So why are crude exports even on the table?
In a way, it’s because oil exports are already sneaking out the back door, in the form of refined products such as diesel fuel, gasoline, and petroleum coke. The United States now exports about 3 million barrels of refined products a day — making the country a net exporter of the petroleum products, if not of oil itself. The hodgepodge of laws and regulations governing energy exports never banned the sale of finished goods, just the raw material. So part of the U.S. energy bonanza is finding its way overseas anyway.
As Sarah Ladislaw of the Center for Strategic and International Studies wrote recently, U.S. energy exports seem to be guided by "molecule laws," where hydrocarbons are treated differently depending on their molecular makeup.
Allowing exports of crude oil, proponents say, will help boost domestic production and enable a more efficient use of energy resources. Refineries on the U.S. Gulf Coast are optimized to process heavy, sour crudes, such as those that come from Canada, Mexico, Venezuela, and parts of the Middle East. The fracking boom, meanwhile, has unleashed torrents of light, sweet crude that could better be refined elsewhere — but can’t, because of the export ban.
Since there is a glut of domestic production in the center of the country, and a dearth of ways to ship it exactly where it’s needed, U.S. oil prices trade well below the global benchmark price. Over the last year, the spread between U.S. West Texas Intermediate crude and London-traded Brent crude has reached $23 a barrel; right now, it’s around $13 a barrel.
That’s good news for Midwestern refiners, who can buy cheaper crude and then make gasoline and other products. But it doesn’t do much for consumers, who still buy gasoline derived from the higher, global price. And it doesn’t help U.S. oil producers, who get less money per barrel than their international peers.
"In terms of the U.S. consumer, there is no perceivable benefit from a ban on exports. To the degree there is a benefit in the market, it’s to refiners who have access to cheaper crude, not necessarily to U.S. consumers," said Ed Morse, oil analyst with Citigroup in New York.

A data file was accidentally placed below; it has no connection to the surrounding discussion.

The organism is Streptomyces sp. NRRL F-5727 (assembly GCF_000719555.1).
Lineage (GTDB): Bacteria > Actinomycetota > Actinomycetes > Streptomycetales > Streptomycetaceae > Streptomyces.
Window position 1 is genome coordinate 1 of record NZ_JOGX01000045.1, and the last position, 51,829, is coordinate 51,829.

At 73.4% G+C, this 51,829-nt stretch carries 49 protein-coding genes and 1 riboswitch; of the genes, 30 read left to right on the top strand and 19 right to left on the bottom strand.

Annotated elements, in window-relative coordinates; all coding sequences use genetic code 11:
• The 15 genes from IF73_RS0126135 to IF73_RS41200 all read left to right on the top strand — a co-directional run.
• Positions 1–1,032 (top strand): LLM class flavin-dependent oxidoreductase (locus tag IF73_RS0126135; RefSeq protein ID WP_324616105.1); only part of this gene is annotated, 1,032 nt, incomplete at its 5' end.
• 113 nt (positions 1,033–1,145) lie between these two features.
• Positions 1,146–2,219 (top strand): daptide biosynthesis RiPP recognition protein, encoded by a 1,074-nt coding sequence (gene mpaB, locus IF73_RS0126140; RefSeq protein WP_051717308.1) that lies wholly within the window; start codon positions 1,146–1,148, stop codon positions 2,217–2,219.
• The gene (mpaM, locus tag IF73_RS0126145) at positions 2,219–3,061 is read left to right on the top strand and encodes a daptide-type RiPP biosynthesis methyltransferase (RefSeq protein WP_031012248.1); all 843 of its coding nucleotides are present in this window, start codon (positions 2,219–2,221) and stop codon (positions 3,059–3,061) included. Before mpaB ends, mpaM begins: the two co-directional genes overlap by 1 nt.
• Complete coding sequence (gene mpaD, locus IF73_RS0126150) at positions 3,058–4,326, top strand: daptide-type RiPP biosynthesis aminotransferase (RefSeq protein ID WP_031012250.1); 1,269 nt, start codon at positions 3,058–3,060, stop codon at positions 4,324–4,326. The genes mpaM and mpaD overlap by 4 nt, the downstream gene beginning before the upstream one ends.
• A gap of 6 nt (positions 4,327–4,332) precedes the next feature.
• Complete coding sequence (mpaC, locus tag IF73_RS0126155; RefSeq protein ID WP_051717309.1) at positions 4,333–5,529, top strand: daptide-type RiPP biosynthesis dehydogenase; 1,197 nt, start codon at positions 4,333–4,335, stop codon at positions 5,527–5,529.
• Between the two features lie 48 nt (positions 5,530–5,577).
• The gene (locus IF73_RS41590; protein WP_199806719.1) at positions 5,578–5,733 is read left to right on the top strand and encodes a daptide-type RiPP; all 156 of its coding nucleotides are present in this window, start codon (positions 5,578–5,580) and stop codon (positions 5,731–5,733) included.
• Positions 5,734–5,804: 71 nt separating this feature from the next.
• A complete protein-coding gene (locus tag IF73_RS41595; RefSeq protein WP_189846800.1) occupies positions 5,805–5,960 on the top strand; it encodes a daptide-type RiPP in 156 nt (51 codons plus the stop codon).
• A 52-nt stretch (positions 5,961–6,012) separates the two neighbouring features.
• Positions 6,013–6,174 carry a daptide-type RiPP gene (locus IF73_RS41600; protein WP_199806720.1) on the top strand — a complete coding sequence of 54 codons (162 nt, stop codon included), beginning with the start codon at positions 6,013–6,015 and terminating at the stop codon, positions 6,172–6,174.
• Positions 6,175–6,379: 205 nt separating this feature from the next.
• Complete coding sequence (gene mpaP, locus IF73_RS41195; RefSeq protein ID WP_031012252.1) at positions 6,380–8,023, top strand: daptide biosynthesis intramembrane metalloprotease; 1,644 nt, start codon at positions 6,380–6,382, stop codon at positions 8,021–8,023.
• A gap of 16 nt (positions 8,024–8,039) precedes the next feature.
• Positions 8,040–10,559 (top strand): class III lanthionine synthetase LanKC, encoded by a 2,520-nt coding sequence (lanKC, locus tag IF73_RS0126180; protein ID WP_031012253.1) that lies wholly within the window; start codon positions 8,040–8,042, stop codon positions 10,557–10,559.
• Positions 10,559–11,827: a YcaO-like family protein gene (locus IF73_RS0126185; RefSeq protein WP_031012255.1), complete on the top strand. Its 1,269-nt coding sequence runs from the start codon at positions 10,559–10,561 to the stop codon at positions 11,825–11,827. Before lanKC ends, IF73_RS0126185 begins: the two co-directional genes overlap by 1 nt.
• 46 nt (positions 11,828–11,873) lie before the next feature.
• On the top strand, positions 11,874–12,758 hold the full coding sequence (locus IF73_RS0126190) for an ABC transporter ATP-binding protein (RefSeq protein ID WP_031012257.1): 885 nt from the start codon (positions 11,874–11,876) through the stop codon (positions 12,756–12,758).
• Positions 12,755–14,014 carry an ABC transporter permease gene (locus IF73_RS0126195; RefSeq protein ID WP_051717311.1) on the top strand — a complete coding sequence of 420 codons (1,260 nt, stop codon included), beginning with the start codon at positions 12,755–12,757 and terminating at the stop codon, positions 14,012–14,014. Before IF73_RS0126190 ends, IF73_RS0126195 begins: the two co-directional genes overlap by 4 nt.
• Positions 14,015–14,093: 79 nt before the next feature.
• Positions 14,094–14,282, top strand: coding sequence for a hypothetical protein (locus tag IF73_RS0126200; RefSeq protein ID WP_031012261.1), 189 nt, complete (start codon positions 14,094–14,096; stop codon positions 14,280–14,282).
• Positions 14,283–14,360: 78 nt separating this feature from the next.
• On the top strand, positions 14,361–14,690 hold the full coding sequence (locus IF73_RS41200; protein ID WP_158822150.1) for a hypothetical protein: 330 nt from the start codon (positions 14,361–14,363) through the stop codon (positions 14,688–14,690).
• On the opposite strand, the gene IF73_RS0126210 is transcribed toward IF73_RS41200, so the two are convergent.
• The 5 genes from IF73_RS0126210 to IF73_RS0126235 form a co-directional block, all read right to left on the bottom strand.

Echoing the debate that has taken place in the last couple of years over U.S. exports of natural gas, opponents of crude-oil exports worry that shipping relatively cheap U.S. fuel abroad will lead to higher prices at home.
Sen. Robert Menendez (D-NJ) warned President Barack Obama about the impact of exports on prices at the pump in a letter in December.
"Why would we want to export oil and raise American oil prices to match the world’s oil price? Crude oil that is produced in the U.S. should be used to lower prices here at home, not sent to the other side of the world," he wrote.
Supporters of oil exports argue that free trade would actually lower prices.
"If exports of crude are allowed, it should have a damping effect on global prices, and a damping effect on gasoline prices. So ironically, you could move to a lower price gasoline environment by allowing crude exports," said Citigroup’s Ed Morse.
Just as with exports of natural gas, supporters also point to the potential trade dividends. If the United States can eventually export 500,000 barrels a day — and it already ships 100,000 barrels a day to Canada, one of the rare exceptions allowed under current rules — that would be worth more than $16 billion a year at current prices.
Given that crude exports would help the trade balance and, by ensuring more domestic production, boost job creation as well, Wood MacKenzie’s York thinks the White House could support easing the ban, despite the tricky politics.
It’s still unclear yet whether there’s enough momentum in Washington to end the ban on oil exports, and the physical glut in the Midwest may not max out until next year. But the very fact that top policymakers, including one of the leading energy voices in Congress, are taking a fresh look at the wisdom of restricting trade in a crucial global commodity speaks volumes about just how far America’s energy revolution has already gone.